New York City Mayor Bill de Blasio named a new team on March 29 to speed up efforts to help New Yorkers still recovering from Superstorm Sandy, saying he was “thoroughly dissatisfied” with previous results.
De Blasio joined Sen. Charles Schumer and City Council Speaker Melissa Mark-Viverito to announce his new plan at a news conference in the Rockaways — a Queens, New York, waterfront neighborhood that was among the hardest hit in the 2012 storm.
The mayor said $100 million would be reallocated to fund the rebuilding of homes, with the first checks already mailed.
“For many New Yorkers, it’s been the worst 17 months of their lives,” de Blasio said, adding, “I want to emphasize this, I’m thoroughly dissatisfied with what happened in the last months before we came into office.”
Now, he said, “help isn’t just on the way, that help is already here.”
Leading the city’s Sandy-recovery team will be William Goldstein, serving as the mayor’s senior adviser who will oversee the newly created Office of Recovery and Resiliency. He most recently served as executive vice president at MTA Capital Construction.
Nonprofit executive Amy Peterson will serve as director of the Housing Recovery Office. And economic development official Daniel Zarrilli will serve as director of the Office of Recovery and Resiliency.
Since he came to office in January, “my administration has prioritized the fast and efficient delivery of relief to affected families, and now we begin to see results,” the mayor said. “Construction has started, the first checks are on the way, and we are making immediate policy and staff changes to further expedite and streamline the process — so that New Yorkers get the help they need now.”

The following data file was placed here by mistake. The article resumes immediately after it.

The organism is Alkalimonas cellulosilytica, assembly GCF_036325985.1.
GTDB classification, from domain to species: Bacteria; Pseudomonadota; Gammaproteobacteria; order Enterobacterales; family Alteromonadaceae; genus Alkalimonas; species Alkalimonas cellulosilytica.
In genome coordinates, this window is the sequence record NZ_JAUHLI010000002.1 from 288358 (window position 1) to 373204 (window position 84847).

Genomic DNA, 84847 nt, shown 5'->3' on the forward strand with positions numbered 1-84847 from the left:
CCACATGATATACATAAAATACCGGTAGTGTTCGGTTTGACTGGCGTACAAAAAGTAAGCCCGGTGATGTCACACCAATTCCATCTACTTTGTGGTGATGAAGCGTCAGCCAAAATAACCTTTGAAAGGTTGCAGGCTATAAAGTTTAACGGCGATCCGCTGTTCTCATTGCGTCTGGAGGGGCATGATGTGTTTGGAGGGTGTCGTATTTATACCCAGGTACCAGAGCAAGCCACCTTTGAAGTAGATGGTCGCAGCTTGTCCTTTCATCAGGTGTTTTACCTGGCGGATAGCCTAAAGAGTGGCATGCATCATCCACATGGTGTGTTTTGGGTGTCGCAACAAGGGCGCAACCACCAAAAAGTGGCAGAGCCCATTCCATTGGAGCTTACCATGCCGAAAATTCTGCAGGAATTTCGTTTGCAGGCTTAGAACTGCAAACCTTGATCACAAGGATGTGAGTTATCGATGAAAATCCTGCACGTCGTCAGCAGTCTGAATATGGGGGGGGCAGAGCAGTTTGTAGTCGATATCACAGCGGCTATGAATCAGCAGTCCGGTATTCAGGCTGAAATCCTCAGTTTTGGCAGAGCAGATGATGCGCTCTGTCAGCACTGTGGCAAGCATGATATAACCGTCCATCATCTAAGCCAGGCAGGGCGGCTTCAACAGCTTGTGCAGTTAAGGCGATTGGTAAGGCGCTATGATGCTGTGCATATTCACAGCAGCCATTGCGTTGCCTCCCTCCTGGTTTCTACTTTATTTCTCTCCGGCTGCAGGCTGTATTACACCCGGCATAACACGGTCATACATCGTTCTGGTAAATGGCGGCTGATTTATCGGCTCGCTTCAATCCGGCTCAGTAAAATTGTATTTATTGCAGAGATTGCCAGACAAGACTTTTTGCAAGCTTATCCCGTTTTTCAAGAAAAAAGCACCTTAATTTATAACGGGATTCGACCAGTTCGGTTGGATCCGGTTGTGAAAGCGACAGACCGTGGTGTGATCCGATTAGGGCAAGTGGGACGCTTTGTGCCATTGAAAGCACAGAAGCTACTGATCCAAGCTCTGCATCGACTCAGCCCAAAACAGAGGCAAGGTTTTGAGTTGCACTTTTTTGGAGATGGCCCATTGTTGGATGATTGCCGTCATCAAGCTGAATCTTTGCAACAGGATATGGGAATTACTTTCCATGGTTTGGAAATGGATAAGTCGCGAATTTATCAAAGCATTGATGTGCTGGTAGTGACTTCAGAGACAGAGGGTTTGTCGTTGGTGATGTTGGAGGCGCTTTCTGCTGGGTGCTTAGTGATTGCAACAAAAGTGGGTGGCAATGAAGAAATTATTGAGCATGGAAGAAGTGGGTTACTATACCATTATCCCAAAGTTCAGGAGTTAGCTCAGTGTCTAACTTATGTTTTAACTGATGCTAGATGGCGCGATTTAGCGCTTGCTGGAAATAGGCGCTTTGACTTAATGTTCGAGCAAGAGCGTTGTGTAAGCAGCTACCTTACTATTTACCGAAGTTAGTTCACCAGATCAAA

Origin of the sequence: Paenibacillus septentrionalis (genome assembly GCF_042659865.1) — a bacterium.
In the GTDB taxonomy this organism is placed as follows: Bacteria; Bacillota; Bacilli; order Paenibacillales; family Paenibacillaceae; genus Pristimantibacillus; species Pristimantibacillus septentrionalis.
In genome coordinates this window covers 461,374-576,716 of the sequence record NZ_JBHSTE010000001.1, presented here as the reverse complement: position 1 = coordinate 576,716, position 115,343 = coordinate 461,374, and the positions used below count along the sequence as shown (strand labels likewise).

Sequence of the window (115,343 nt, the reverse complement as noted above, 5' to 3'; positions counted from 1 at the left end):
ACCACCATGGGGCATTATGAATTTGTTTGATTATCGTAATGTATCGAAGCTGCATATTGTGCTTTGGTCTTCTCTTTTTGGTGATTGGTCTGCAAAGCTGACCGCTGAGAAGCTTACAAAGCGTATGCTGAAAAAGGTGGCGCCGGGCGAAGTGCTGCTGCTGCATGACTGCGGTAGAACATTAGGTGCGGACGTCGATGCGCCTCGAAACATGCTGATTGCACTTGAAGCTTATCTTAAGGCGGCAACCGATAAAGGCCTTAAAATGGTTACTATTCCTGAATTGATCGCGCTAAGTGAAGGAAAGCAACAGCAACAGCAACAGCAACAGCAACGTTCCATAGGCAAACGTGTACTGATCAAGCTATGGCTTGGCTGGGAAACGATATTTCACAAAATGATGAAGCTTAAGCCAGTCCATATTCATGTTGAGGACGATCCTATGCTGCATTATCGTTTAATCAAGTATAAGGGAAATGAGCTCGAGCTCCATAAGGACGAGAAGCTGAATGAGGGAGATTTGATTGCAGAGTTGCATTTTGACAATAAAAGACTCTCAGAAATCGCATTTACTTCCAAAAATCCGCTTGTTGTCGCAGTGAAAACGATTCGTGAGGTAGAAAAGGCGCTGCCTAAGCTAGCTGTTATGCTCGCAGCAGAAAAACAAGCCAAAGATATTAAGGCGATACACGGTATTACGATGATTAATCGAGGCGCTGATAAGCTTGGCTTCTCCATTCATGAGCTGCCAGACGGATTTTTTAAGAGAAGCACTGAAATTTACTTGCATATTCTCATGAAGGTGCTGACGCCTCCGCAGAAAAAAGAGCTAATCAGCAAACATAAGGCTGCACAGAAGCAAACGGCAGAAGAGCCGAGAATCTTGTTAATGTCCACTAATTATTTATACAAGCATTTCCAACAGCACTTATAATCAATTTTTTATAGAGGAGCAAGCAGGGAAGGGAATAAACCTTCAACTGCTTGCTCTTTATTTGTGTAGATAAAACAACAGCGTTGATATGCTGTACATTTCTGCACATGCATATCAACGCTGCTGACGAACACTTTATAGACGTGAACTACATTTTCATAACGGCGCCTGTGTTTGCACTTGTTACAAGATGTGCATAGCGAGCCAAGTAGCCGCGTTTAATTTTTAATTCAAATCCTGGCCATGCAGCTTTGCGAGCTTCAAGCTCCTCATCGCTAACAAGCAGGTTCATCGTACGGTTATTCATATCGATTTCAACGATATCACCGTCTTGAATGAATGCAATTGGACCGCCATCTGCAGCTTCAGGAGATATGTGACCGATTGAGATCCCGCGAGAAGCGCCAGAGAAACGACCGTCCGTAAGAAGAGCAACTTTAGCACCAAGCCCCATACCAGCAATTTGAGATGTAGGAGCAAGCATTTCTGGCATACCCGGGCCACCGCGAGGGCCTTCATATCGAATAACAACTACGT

Since January, he said, more than 7,000 of nearly 10,000 damage assessments have been completed, and calls have been made to 5,000 unresponsive applicants.
However, many New York residents forced out of their homes by Sandy are still living in temporarily rented apartments, or with friends and relatives. And thousands who applied for help have yet to see a payout.
“These are your cops, these are your teachers, these are your firemen, who are homeless now,” Rockaways resident Noreen Ellis told the mayor.
De Blasio agreed with her, saying “surviving the storm and its devastating aftermath was one thing. But people had to then survive for months and months with the uncertainties.”
The reallocated $100 million — funds previously appropriated for the U.S. Department of Housing and Development’s Community Development Block Grant — will ensure that every destroyed home is rebuilt, regardless of income, the mayor said.
The new plan also includes a 35 percent increase in the city’s Housing Recovery Office staff, to more than 100 members; design consultation starting immediately after a homeowner gets an offer; and eliminating permit and other bureaucratic glitches that slow repairs.
“The first priority of the Sandy relief bill was to compensate storm victims for damage,” Schumer said. “Now, finally, the necessary steps are being taken for all who lost their houses.”
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